Is the coronary flow velocity reserve improvement after aortic valve replacement for aortic stenosis transient? Results of a 3-year follow-up

Attila Nemes, T. Forster, Zsolt Kovács, M. Csanády

Research output: Contribution to journalArticle

12 Citations (Scopus)

Abstract

The coronary flow velocity reserve (CFR) is decreased in patients with aortic valve stenosis (AS). The aim of the present prospective study was to examine the CFR in AS patients with normal epicardial coronary arteries during a 3-year follow-up of aortic valve replacement (AVR). A total of 30 AS patients (17 women and 13 men) were enrolled in this prospective follow-up study; they all had a normal coronary angiogram and underwent dipyridamole stress transesophageal echocardiography (STEE) for CFR measurement before AVR. Nine of them participated in this 3-year follow-up study, and all patients were examined 16 months and 3 years after AVR by STEE. The CFR of AS patients was decreased before AVR. Different extents of diastolic coronary flow velocity reduction (resting and posthyperaemic) were observed resulting in a significant CFR improvement, despite the low number of patients during the 16-month follow-up. A further posthyperemic flow velocity reduction was demonstrated after the 3-yearfollow-up, resulting in a significant CFR impairment. The CFR decreased in 5 cases, but remained practically unchanged in 3 after the first CFR measurement; only the CFR of 1 patient improved minimally. The main finding of the current study is that the CFR improvement 16 months after AVR, which paralleled the regression of the left ventricular hypertrophy, was found to be transient. Coronary flow velocity reserve impairment was demonstrated after the long-term (3-year) follow-up in most of the patients, which could not be explained by extravascular compressive forces.

Original languageEnglish
Pages (from-to)157-161
Number of pages5
JournalHeart and Vessels
Volume21
Issue number3
DOIs
Publication statusPublished - May 2006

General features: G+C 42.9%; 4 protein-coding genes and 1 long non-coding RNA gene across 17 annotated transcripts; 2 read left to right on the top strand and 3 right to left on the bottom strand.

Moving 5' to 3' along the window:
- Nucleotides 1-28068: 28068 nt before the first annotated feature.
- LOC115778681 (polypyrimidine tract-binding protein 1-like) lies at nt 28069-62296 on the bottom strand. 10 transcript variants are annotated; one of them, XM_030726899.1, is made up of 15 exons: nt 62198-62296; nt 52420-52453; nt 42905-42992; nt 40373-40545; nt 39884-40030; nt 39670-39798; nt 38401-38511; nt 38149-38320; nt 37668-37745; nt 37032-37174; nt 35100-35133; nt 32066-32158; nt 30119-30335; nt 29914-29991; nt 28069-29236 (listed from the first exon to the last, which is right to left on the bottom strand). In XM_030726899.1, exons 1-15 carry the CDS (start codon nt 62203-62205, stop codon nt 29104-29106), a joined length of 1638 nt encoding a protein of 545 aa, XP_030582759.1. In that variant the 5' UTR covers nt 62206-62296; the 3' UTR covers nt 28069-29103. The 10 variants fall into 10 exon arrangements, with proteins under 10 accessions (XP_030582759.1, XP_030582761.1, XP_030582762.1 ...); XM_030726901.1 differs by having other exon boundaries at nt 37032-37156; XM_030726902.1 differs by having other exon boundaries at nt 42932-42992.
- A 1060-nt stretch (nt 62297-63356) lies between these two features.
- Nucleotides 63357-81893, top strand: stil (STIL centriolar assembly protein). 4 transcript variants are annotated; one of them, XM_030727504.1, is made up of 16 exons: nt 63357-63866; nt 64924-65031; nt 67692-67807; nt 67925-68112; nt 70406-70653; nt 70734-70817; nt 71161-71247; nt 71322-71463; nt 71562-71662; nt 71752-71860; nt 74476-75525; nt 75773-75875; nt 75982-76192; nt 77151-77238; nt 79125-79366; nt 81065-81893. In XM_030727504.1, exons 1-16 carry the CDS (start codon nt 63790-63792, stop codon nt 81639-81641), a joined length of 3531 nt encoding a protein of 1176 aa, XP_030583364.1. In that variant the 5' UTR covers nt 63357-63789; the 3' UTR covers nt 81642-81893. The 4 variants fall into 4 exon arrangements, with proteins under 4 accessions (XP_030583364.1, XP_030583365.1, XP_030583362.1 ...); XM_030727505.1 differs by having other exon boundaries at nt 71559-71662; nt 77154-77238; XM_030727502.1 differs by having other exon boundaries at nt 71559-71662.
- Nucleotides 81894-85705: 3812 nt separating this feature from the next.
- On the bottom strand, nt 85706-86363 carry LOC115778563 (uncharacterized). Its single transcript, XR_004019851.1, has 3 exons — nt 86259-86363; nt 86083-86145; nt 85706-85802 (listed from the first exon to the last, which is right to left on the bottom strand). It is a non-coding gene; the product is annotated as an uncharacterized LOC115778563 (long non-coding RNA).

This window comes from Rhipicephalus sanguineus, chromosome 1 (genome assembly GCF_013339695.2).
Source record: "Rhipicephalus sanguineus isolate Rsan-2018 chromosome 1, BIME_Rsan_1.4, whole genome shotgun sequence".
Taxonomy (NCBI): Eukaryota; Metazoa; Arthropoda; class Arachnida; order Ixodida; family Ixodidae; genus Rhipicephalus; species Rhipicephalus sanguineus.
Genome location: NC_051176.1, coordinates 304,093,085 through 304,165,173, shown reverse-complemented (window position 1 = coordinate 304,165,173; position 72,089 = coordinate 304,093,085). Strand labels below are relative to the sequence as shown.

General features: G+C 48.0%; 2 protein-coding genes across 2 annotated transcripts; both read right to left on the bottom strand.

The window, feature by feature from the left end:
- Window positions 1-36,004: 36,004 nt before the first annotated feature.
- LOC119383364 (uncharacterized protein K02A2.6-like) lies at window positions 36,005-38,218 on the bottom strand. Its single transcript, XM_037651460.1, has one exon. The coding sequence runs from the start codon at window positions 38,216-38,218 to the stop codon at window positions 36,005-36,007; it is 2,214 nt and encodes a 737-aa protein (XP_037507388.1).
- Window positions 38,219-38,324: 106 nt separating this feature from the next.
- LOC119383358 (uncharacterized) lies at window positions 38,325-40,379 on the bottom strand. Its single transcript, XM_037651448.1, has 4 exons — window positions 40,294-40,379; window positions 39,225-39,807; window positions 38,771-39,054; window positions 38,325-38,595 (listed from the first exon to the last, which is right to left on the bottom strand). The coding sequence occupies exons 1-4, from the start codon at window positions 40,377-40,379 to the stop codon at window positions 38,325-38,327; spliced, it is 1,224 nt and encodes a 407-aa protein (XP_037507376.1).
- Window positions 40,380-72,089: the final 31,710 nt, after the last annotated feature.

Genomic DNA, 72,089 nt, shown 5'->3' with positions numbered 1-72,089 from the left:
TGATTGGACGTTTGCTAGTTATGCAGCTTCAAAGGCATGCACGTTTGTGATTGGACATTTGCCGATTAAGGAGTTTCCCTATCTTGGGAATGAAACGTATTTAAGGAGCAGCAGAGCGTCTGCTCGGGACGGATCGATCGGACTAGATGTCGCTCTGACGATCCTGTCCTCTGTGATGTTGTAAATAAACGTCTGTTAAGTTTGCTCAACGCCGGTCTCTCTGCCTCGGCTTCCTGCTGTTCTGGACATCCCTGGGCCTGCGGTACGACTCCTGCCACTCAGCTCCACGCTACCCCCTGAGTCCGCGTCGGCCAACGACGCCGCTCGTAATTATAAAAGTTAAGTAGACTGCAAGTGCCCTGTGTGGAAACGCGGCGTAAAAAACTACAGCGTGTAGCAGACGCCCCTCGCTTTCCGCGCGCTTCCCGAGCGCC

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Aortic Valve Stenosis
Aortic Valve
Stress Echocardiography
Transesophageal Echocardiography
Dipyridamole
Left Ventricular Hypertrophy
Coronary Vessels
Angiography
Prospective Studies

Keywords

  • Aortic valve replacement
  • Aortic valve stenosis
  • Coronary flow
  • Transesophageal echocardiography

ASJC Scopus subject areas

  • Cardiology and Cardiovascular Medicine

Cite this

Is the coronary flow velocity reserve improvement after aortic valve replacement for aortic stenosis transient? Results of a 3-year follow-up. / Nemes, Attila; Forster, T.; Kovács, Zsolt; Csanády, M.

In: Heart and Vessels, Vol. 21, No. 3, 05.2006, p. 157-161.

Research output: Contribution to journalArticle

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AB - The coronary flow velocity reserve (CFR) is decreased in patients with aortic valve stenosis (AS). The aim of the present prospective study was to examine the CFR in AS patients with normal epicardial coronary arteries during a 3-year follow-up of aortic valve replacement (AVR). A total of 30 AS patients (17 women and 13 men) were enrolled in this prospective follow-up study; they all had a normal coronary angiogram and underwent dipyridamole stress transesophageal echocardiography (STEE) for CFR measurement before AVR. Nine of them participated in this 3-year follow-up study, and all patients were examined 16 months and 3 years after AVR by STEE. The CFR of AS patients was decreased before AVR. Different extents of diastolic coronary flow velocity reduction (resting and posthyperaemic) were observed resulting in a significant CFR improvement, despite the low number of patients during the 16-month follow-up. A further posthyperemic flow velocity reduction was demonstrated after the 3-yearfollow-up, resulting in a significant CFR impairment. The CFR decreased in 5 cases, but remained practically unchanged in 3 after the first CFR measurement; only the CFR of 1 patient improved minimally. The main finding of the current study is that the CFR improvement 16 months after AVR, which paralleled the regression of the left ventricular hypertrophy, was found to be transient. Coronary flow velocity reserve impairment was demonstrated after the long-term (3-year) follow-up in most of the patients, which could not be explained by extravascular compressive forces.

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